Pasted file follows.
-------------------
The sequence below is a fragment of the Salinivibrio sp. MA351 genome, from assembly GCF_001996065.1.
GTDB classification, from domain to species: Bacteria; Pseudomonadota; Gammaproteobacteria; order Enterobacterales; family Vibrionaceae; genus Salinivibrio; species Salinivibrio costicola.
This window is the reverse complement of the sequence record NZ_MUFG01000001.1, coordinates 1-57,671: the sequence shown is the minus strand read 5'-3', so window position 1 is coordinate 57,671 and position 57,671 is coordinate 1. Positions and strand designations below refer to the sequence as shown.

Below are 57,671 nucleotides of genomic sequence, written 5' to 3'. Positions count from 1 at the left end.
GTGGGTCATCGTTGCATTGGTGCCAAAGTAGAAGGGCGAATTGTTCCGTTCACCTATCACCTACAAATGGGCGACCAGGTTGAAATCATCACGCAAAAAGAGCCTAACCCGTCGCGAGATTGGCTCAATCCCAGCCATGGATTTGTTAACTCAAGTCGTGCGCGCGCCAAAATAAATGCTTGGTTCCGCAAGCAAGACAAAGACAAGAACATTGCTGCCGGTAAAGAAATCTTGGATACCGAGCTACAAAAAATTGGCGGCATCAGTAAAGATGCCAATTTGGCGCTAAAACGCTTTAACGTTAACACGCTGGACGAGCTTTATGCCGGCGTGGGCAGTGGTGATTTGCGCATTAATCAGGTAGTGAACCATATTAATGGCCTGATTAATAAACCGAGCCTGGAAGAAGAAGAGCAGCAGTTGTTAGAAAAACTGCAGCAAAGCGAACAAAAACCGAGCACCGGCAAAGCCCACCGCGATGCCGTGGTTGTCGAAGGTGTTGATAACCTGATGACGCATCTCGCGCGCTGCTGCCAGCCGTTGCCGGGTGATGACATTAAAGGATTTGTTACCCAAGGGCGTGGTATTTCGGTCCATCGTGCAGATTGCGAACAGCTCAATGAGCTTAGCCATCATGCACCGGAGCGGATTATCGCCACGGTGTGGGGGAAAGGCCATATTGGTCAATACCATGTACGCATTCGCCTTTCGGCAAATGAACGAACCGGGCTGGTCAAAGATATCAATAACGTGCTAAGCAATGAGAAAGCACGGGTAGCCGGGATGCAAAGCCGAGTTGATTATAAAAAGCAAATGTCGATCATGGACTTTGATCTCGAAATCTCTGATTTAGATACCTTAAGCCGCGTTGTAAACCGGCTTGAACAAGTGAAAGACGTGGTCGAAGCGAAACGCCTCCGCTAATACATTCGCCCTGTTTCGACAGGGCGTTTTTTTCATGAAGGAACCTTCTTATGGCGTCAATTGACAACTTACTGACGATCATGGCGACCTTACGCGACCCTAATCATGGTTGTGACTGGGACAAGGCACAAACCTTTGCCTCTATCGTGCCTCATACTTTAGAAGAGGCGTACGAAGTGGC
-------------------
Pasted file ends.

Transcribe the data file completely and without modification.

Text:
The sequence below is a fragment of the Salinivibrio sp. MA351 genome, from assembly GCF_001996065.1.
GTDB classification, from domain to species: Bacteria; Pseudomonadota; Gammaproteobacteria; order Enterobacterales; family Vibrionaceae; genus Salinivibrio; species Salinivibrio costicola.
This window is the reverse complement of the sequence record NZ_MUFG01000001.1, coordinates 1-57,671: the sequence shown is the minus strand read 5'-3', so window position 1 is coordinate 57,671 and position 57,671 is coordinate 1. Positions and strand designations below refer to the sequence as shown.

Below are 57,671 nucleotides of genomic sequence, written 5' to 3'. Positions count from 1 at the left end.
GTGGGTCATCGTTGCATTGGTGCCAAAGTAGAAGGGCGAATTGTTCCGTTCACCTATCACCTACAAATGGGCGACCAGGTTGAAATCATCACGCAAAAAGAGCCTAACCCGTCGCGAGATTGGCTCAATCCCAGCCATGGATTTGTTAACTCAAGTCGTGCGCGCGCCAAAATAAATGCTTGGTTCCGCAAGCAAGACAAAGACAAGAACATTGCTGCCGGTAAAGAAATCTTGGATACCGAGCTACAAAAAATTGGCGGCATCAGTAAAGATGCCAATTTGGCGCTAAAACGCTTTAACGTTAACACGCTGGACGAGCTTTATGCCGGCGTGGGCAGTGGTGATTTGCGCATTAATCAGGTAGTGAACCATATTAATGGCCTGATTAATAAACCGAGCCTGGAAGAAGAAGAGCAGCAGTTGTTAGAAAAACTGCAGCAAAGCGAACAAAAACCGAGCACCGGCAAAGCCCACCGCGATGCCGTGGTTGTCGAAGGTGTTGATAACCTGATGACGCATCTCGCGCGCTGCTGCCAGCCGTTGCCGGGTGATGACATTAAAGGATTTGTTACCCAAGGGCGTGGTATTTCGGTCCATCGTGCAGATTGCGAACAGCTCAATGAGCTTAGCCATCATGCACCGGAGCGGATTATCGCCACGGTGTGGGGGAAAGGCCATATTGGTCAATACCATGTACGCATTCGCCTTTCGGCAAATGAACGAACCGGGCTGGTCAAAGATATCAATAACGTGCTAAGCAATGAGAAAGCACGGGTAGCCGGGATGCAAAGCCGAGTTGATTATAAAAAGCAAATGTCGATCATGGACTTTGATCTCGAAATCTCTGATTTAGATACCTTAAGCCGCGTTGTAAACCGGCTTGAACAAGTGAAAGACGTGGTCGAAGCGAAACGCCTCCGCTAATACATTCGCCCTGTTTCGACAGGGCGTTTTTTTCATGAAGGAACCTTCTTATGGCGTCAATTGACAACTTACTGACGATCATGGCGACCTTACGCGACCCTAATCATGGTTGTGACTGGGACAAGGCACAAACCTTTGCCTCTATCGTGCCTCATACTTTAGAAGAGGCGTACGAAGTGGC